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Avoiding war between a rising China and a waning United States

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The current leaders of the U.S. and China, Donald Trump and Xi Jinping, meet at the G20 (screenshot via YouTube).

1 October 2019 was the 70th anniversary of the foundation of the Peoples’ Republic of China.

China’s leader, Xi Jinping, used a military commemoration parade around Tiananmen Square in central Beijing to highlight the growth in influence and power of China over this time. This was the first big anniversary since China has emerged as a global power.

It has quickly become the world’s second-largest economy, almost eye-to-eye with the United States. But does this mean China and the U.S. will now become caught in a "Thucydides Trap"? 

On 26 September 2019, the UN Secretary-General, António Guterres, remarked that:

“Every time I visit China, I am stunned by the speed of change and progress.” 

On 1 October 1949, Chinese Communist Party leader Mao Zedong established the People’s Republic of China in Beijing after the peasant-backed Communists defeated the Nationalist Government of Chiang Kai-shek.

As a result, Chiang and thousands of his troops fled to Taiwan. The United States, which had backed the Nationalists against invading Japanese forces during World War II, supported Chiang’s exiled Republic of China Government in Taipei, setting the stage for several decades of limited U.S. relations with mainland China. 

Since 1949, U.S.-China relations have evolved from tense standoffs to a complex mix of intensifying diplomacy, growing international rivalry and increasingly intertwined economies. 

By 2019, a trade war has emerged and is escalating between China and the U.S., the continuing disputes over the Scarborough Shoal in the West Philippines Sea, the recent realignment of alliances of many South Pacific nations towards China and the continuing demonstrations in Hong Kong sparked by the proposed Hong Kong extradition Bill.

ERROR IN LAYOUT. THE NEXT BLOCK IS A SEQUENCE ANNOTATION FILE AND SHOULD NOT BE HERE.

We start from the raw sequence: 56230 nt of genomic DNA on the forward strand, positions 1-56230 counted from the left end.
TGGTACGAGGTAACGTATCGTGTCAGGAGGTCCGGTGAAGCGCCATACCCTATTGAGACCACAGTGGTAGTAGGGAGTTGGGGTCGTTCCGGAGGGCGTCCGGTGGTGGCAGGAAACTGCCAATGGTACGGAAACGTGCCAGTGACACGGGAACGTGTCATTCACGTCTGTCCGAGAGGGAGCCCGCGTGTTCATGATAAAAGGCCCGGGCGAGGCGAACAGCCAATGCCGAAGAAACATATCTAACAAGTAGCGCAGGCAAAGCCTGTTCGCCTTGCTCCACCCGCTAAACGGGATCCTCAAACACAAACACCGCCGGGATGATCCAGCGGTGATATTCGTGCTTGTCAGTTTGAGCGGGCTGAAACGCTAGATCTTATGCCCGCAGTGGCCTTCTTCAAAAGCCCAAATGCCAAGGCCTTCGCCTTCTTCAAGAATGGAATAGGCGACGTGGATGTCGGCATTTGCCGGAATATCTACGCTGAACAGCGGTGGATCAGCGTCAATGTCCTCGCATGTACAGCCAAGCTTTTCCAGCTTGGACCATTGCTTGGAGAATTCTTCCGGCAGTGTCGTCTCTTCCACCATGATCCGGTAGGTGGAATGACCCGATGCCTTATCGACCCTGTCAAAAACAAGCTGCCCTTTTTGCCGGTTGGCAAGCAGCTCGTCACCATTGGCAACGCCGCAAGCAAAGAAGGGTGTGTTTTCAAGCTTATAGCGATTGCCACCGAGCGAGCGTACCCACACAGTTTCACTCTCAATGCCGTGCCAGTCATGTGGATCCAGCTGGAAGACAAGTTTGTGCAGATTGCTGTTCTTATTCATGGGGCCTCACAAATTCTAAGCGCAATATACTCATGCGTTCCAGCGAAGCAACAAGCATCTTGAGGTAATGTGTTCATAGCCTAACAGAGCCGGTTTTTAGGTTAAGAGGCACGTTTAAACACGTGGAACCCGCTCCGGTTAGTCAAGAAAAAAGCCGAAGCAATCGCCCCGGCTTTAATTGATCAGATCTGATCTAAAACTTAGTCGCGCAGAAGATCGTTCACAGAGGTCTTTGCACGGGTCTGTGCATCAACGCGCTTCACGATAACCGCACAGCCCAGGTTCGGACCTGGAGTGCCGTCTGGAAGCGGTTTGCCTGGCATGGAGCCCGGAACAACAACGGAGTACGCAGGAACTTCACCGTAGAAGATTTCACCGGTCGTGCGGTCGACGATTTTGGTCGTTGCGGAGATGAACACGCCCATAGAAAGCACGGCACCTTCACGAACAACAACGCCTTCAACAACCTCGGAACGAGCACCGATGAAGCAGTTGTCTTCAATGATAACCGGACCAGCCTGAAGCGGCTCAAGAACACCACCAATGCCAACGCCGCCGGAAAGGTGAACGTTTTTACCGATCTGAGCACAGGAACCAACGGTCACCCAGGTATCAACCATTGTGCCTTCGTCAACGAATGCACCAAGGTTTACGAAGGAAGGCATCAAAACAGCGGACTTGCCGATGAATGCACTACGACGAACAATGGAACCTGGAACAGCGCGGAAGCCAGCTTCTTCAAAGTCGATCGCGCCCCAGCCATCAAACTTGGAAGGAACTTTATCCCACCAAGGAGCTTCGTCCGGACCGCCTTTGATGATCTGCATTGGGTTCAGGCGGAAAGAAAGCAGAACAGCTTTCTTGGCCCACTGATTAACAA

Over the last decade, the phrase "Thucydides Trap", has been popularised by Professor Graham Allison from Kennedy School of Government at Harvard. In 2017, he wrote Destined for War: Can America and China Escape Thucydides's Trap on the danger of conflict between the United States and China. In Destined for War, Allison explains why the "Thucydides Trap" is the best lens for understanding United States-China relations in the twenty-first century. 

The ancient Greek historian Thucydides merits making the title of Graham Allison’s book. His analysis of the causes of the ancient war between the Athenians and the Spartans provides the essential dilemma of Destined for War: can states avoid catastrophic war when a rising power begins to challenge a dominant state’s control?

Thucydides’ pessimistic answer seemed to be “no”. He argued war was inevitable when the emerging power of Sparta contested Athens' supremacy 2,500 years ago. About the Peloponnesian War that devastated ancient Greece, Thucydides explained: 

'What made war inevitable was the growth of Athenian power and the fear which this caused in Sparta.'